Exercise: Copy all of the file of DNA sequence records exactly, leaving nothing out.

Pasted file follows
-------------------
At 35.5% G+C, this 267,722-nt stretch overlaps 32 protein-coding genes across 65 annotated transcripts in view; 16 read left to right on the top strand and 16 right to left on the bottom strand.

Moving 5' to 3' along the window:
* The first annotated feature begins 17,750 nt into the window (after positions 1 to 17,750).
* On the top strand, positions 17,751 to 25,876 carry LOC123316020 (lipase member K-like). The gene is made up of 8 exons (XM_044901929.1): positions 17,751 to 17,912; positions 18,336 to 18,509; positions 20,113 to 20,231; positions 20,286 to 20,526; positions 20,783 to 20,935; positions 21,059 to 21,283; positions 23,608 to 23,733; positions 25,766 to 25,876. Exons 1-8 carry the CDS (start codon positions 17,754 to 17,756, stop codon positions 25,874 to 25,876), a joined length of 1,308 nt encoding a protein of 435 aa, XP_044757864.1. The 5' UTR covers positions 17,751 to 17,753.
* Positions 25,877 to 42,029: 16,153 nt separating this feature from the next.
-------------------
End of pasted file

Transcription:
At 35.5% G+C, this 267,722-nt stretch overlaps 32 protein-coding genes across 65 annotated transcripts in view; 16 read left to right on the top strand and 16 right to left on the bottom strand.

Moving 5' to 3' along the window:
* The first annotated feature begins 17,750 nt into the window (after positions 1 to 17,750).
* On the top strand, positions 17,751 to 25,876 carry LOC123316020 (lipase member K-like). The gene is made up of 8 exons (XM_044901929.1): positions 17,751 to 17,912; positions 18,336 to 18,509; positions 20,113 to 20,231; positions 20,286 to 20,526; positions 20,783 to 20,935; positions 21,059 to 21,283; positions 23,608 to 23,733; positions 25,766 to 25,876. Exons 1-8 carry the CDS (start codon positions 17,754 to 17,756, stop codon positions 25,874 to 25,876), a joined length of 1,308 nt encoding a protein of 435 aa, XP_044757864.1. The 5' UTR covers positions 17,751 to 17,753.
* Positions 25,877 to 42,029: 16,153 nt separating this feature from the next.